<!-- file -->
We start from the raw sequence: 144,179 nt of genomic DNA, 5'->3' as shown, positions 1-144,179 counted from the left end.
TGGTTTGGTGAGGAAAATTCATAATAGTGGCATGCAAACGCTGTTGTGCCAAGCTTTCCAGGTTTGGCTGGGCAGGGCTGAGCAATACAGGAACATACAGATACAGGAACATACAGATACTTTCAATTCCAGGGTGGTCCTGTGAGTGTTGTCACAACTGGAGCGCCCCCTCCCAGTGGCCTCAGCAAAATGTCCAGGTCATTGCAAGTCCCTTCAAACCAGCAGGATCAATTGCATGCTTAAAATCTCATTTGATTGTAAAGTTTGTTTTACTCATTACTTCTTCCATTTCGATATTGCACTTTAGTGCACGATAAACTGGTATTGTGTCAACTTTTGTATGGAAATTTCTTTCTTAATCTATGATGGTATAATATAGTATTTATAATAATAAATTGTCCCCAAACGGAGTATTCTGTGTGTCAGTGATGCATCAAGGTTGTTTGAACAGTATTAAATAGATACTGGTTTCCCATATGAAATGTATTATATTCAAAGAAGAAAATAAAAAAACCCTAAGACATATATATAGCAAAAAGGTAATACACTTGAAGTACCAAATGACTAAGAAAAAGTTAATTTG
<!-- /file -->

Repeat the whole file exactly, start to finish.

We start from the raw sequence: 144,179 nt of genomic DNA, 5'->3' as shown, positions 1-144,179 counted from the left end.
TGGTTTGGTGAGGAAAATTCATAATAGTGGCATGCAAACGCTGTTGTGCCAAGCTTTCCAGGTTTGGCTGGGCAGGGCTGAGCAATACAGGAACATACAGATACAGGAACATACAGATACTTTCAATTCCAGGGTGGTCCTGTGAGTGTTGTCACAACTGGAGCGCCCCCTCCCAGTGGCCTCAGCAAAATGTCCAGGTCATTGCAAGTCCCTTCAAACCAGCAGGATCAATTGCATGCTTAAAATCTCATTTGATTGTAAAGTTTGTTTTACTCATTACTTCTTCCATTTCGATATTGCACTTTAGTGCACGATAAACTGGTATTGTGTCAACTTTTGTATGGAAATTTCTTTCTTAATCTATGATGGTATAATATAGTATTTATAATAATAAATTGTCCCCAAACGGAGTATTCTGTGTGTCAGTGATGCATCAAGGTTGTTTGAACAGTATTAAATAGATACTGGTTTCCCATATGAAATGTATTATATTCAAAGAAGAAAATAAAAAAACCCTAAGACATATATATAGCAAAAAGGTAATACACTTGAAGTACCAAATGACTAAGAAAAAGTTAATTTG